However, Barrister Salahuddin said there was no court decision on how to interpret the words "total membership" in the Constitution. According to him, the number required to ensure majority in the house would remain at 186.

But irrespective of what the magic number may be — 186 or 174 — no side currently seems to have the required strength.

How can the govt be removed?

In this scenario, legal experts say, there are two ways through which the Punjab government could be removed. One way could be through a court order nullifying the April 16 election of chief minister in light of the Supreme Court's opinion on Article 63-A that says the votes of dissident lawmakers would not be counted. The PTI has already approached the Lahore High Court seeking the same.

If the high court allows for a retrospective application of the apex court verdict, it would mean that on April 16 no side was able to show a majority with Hamza's tally at 172 votes as opposed to 197 votes.

If this happens, Barrister Asad Rahim said, it would mean that the first round of voting, which has already taken place, did not result in any candidate attaining a majority. He said that as per Article 130 of the Constitution, the second round of voting would now take place and to be elected chief minister, a member simply needs a majority of those "present and voting" — not a majority of the total membership.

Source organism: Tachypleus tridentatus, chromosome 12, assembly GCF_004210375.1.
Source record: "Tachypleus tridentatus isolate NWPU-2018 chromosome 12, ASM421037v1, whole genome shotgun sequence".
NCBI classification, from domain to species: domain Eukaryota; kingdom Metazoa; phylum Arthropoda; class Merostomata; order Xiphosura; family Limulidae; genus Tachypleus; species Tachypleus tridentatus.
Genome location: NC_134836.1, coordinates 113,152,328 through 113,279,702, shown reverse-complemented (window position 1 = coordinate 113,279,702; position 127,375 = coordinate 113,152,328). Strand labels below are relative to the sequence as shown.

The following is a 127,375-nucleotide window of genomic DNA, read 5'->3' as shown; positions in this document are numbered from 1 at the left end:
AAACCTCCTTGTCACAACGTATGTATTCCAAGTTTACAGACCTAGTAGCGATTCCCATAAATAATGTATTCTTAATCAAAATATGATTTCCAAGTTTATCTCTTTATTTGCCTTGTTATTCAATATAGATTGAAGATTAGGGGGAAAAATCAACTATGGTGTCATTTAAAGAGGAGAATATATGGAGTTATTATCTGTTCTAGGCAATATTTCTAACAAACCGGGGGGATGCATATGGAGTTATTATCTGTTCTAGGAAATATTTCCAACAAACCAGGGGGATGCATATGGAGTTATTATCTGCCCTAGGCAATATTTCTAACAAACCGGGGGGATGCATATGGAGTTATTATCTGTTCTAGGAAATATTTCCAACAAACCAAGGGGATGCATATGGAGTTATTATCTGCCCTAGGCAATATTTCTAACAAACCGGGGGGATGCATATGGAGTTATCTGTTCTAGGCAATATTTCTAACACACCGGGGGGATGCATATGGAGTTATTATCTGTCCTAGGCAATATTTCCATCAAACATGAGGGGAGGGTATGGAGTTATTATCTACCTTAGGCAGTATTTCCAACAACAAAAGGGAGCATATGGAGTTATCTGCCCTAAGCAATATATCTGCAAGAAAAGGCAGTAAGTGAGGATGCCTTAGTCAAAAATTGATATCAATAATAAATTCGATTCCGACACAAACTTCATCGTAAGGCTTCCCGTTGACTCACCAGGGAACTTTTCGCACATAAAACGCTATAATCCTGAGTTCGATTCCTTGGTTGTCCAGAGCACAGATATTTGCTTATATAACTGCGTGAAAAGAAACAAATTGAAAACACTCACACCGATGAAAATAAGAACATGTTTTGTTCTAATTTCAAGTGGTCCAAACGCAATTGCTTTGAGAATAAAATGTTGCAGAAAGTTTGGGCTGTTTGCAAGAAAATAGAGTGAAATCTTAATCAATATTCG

Barrister Salahuddin also echoed similar views, saying that a run-off election to decide the chief minister is the most likely outcome now.

The second route to removing the government could be through the Punjab governor, who could ask the chief minister to take a vote of confidence under Article 130(7) of the Constitution, which says:

"The Chief Minister shall hold office during the pleasure of the Governor, but the Governor shall not exercise his powers under this clause unless he is satisfied that the Chief Minister does not command the confidence of the majority of the members of the Provincial Assembly, in which case he shall summon the Provincial Assembly and require the Chief Minister to obtain a vote of confidence from the Assembly."